4 noticeable differences under Richard Pitino

It’s not like we didn’t know things would be different when Richard Pitino came to town. Heralded as a guy who likes his teams to run, who has takes a fairly sophisticated approach to the game and prefers guys who can shoot well, it was understood that this year’s Gophers would be a departure from the elements of Tubby Ball that we’d gotten accustomed to. Less interior play, harassing defense and improved fundamentals were expected. And so far, at least, that’s been the case.


Of course it’s all just speculation until we see guys actually take the court, but 11 games into the season we’ve definitely seen some identifiable characteristics of the Pitino-era Gophers start to take shape and it’s a good bet that these will continue to define Minnesota going forward:

1. A decided focus on outside shooting

Both Tubby and Richard brought guys in to fit their systems, but it’s clear that this year’s Gophers are more of a shoot-first, ask-questions-later type team. Running at least a three-guard system (sometimes four or five), the Gophers always have a threat from the field on offense. Players like Andre and Austin Hollins, Dre Mathieu and Malik Smith give Minnesota clear weapons away from the basket and the offense spends far fewer minutes running through its post players. Of course, this is also a product of having a dearth of talent in the front-court, but even with guys like Elliott Eliason and Mo Walker manning the post, the guards are the star of the show.

Tubby’s offense took a more methodical, bruising approach, and with guys like Trevor Mbakwe and Rodney Williams on the floor, it was easier to score inside anyways. But there was also a smaller focus on letting guys open up the offense away from the basket, and things quickly went south when the inside game was taken away. So far, the addition of more talent that can hit an open jumper has given Eliason and Walker some breathing space and made the offense that much more dynamic. Will it be more effective in the long run? That remains to be seen. The inside game under Smith was consistent and effective, but I really like the skill set that a good shooting offense brings to the table.

2. Improved free throw execution

Perhaps it was a product of having fewer shooters on the team that led to erratic free throw behavior, but through 11 games it’s clear that the Gophers are a much better free throw shooting team under Pitino than they were under Smith. At times last year it was simply brutal to watch Minnesota at the line, and in games that are often decided by single digits, leaving 10 or more free points at the line is inexcusable.

Under Pitino, the Gophers find themselves as the leader in Big Ten free throw percentage, connecting on a cool 78% of their attempts. They have more shooters, yes, but that doesn’t always translate to free throw success. Last year’s Gophers under Smith, for comparison, finished 9th in the Big Ten at 69% from the line and had three games where their missed free throw tally was greater than their losing margin. That’s huge.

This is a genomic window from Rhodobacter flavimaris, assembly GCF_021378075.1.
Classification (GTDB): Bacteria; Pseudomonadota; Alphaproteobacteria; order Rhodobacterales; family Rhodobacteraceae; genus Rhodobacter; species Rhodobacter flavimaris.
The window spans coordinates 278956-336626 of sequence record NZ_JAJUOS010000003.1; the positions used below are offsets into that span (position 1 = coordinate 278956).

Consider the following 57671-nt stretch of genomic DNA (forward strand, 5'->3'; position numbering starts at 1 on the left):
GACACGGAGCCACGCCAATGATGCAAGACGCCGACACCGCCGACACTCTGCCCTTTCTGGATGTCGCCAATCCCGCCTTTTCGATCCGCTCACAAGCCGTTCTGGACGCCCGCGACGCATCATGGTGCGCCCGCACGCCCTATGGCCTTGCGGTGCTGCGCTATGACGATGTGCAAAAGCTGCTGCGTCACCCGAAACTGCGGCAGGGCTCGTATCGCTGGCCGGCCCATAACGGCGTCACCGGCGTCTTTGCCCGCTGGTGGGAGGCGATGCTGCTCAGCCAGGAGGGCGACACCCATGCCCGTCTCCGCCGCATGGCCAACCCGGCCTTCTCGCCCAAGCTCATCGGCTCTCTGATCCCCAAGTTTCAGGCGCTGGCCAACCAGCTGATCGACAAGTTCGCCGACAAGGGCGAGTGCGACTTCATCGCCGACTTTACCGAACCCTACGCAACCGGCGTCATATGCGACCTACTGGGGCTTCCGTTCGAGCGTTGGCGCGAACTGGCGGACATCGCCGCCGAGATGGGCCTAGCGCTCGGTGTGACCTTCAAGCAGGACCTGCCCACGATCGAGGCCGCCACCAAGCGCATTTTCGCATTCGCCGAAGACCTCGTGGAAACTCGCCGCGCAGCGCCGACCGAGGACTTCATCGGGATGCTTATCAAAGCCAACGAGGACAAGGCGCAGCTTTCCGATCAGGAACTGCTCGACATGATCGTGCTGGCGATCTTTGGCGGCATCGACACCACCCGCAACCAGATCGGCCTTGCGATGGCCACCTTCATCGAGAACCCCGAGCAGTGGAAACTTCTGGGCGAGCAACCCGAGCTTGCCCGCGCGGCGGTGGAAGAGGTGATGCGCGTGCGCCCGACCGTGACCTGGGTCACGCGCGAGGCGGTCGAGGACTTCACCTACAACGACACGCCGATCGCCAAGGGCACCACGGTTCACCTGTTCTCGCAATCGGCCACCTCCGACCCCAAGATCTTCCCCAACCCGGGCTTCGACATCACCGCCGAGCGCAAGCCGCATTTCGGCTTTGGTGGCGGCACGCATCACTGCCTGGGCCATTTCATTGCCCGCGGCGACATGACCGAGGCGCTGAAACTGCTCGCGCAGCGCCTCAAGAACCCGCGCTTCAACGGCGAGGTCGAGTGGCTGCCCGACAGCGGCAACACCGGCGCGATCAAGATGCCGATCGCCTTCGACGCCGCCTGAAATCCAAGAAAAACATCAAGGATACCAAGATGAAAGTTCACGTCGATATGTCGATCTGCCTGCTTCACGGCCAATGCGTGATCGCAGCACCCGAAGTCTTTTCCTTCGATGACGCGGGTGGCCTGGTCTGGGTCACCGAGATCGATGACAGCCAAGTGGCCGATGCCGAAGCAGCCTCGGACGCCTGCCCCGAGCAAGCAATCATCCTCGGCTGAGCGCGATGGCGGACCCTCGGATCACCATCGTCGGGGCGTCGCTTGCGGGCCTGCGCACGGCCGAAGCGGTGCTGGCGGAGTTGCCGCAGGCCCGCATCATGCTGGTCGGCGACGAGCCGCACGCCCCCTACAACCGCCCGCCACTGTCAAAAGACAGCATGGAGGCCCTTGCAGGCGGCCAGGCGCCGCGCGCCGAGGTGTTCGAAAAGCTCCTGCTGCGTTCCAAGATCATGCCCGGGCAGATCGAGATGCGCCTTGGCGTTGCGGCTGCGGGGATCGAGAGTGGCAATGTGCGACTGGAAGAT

3. Better ball security

This is likely to change with better teams coming up on the schedule, but in terms of an eye test the Pitino Gophers are much better at taking care of the ball than their predecessors. Through 11 games they’re 4th in the conference in turnover margin at +3.55, which is up there with Ohio State, Iowa and Michigan. In fact, they’re third in the conference in forcing turnovers, which can be attributed to an intense defensive set, not to mention an improvement in holding onto the ball.

Under Smith, the Gophers were consistently at or near the bottom of the conference in turnover margin. Their 9th place finish last year was the high-water mark in the last three years of Smith’s tenure, and they ranked dead last in ’10-’11 and ’11-’12. Turnovers don’t always directly lose games, but they certainly don’t help win them either.

4. The apparent ability to successfully inbound the ball

I’m not sure there’s a stat that shows how well a team executes inbounds plays in college basketball, but anyone who watched the Gophers closely over the past few years likely added a few gray hairs watching Tubby’s teams try to get the ball into play. Seriously, it was an adventure on almost every contested inbounds play when the Gophers needed to get the ball in; it was utter chaos.

Pitino’s players are calmer, more confident and seemingly much better equipped to get the ball in. It’s almost like they know exactly what they’re doing when they need to get it done. It’s a simple eye test, but at this point Richard seems to at least have a good idea of what it takes to not only avoid a 5-second call, but even get the ball in or near hoop out of an inbounds.

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There are more differences, certainly, but the above have stood out in the 11 games we’ve seen so far in the Pitino era. It’s almost a 180 from the Tubby Smith days, which were successful in their own right. But so far the Gophers appear less prone to mental lapses, better at executing on a consistent basis, and better equipped to avoid offensive droughts. Of course, with the Big Ten season just around the corner, it’s entirely possible that things may change, but for now things are clicking at a fundamental level.

One thought on “4 noticeable differences under Richard Pitino”

  1. 5. The don’t go into the fetal position every time the other team pulls out the zone defense. They still have a ways to go in this area, but that stands out to me.

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